I have been thinking a lot this week about the wise words of Penny Rue, our Vice President for Campus Life. She often talks about how at midterms or finals (i.e., times of stress), students often forgo sleep, exercise, and good nutrition. But in midterms or finals – or the stressful time we are living in right now – we need to double down on getting enough sleep, getting a little exercise, and eating right. I had been so busy with crisis management stuff the past two weeks that I’d been eating fast-but-not-healthy things and not exercising at all (I had been sleeping well). I made the conscious choice to eat more fruits and veggies and I have to say I feel 100% better. So as needed, gently remind your Deac that sleep, a little (social distance appropriate) exercise, and good food are great ways to nurture their wellbeing.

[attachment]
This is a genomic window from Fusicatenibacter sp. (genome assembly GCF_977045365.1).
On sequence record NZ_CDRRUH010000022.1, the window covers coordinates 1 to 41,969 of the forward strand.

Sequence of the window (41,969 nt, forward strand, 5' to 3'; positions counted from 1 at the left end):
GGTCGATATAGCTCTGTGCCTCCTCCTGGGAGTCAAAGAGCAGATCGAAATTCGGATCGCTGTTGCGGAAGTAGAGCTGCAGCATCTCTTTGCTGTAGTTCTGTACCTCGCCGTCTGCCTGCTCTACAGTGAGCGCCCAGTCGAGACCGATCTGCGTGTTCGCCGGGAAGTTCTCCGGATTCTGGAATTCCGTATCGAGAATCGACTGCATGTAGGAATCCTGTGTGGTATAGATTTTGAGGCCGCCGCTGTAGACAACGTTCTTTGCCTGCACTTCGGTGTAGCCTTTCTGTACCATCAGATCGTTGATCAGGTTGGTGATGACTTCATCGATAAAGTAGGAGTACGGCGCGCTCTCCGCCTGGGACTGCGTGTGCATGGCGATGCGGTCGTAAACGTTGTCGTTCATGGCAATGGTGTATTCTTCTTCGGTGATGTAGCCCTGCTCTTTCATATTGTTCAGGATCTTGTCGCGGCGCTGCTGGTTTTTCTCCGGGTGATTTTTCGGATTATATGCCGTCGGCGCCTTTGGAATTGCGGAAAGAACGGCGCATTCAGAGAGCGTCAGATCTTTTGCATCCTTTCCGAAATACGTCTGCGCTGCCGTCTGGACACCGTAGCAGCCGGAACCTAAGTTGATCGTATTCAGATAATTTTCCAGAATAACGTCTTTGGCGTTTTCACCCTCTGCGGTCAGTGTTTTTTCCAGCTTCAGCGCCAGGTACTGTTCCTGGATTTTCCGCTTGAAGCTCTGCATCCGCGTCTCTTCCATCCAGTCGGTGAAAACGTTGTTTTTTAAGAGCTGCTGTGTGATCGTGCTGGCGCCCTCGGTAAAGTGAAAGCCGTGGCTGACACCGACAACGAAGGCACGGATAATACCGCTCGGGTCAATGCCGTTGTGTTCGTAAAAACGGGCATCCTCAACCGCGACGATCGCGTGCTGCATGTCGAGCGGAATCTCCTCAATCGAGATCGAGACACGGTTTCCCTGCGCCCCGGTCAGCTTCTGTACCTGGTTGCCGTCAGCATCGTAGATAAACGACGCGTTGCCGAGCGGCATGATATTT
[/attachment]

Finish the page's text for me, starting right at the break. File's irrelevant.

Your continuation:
We have had a couple of questions in the call center about students asking if they can come get things out of residence halls before the stay at home order goes into effect. They unfortunately cannot. Residence halls are restricted to students who were approved to stay on campus; this is for health reasons, to help prevent the spread of the virus. We followed the advice of public health experts in making this decision. We know there are questions about students’ cars and belongings and I promise you our various crisis teams are working on those questions (and many other critical ones) and would beg your patience, as these are hugely complex issues.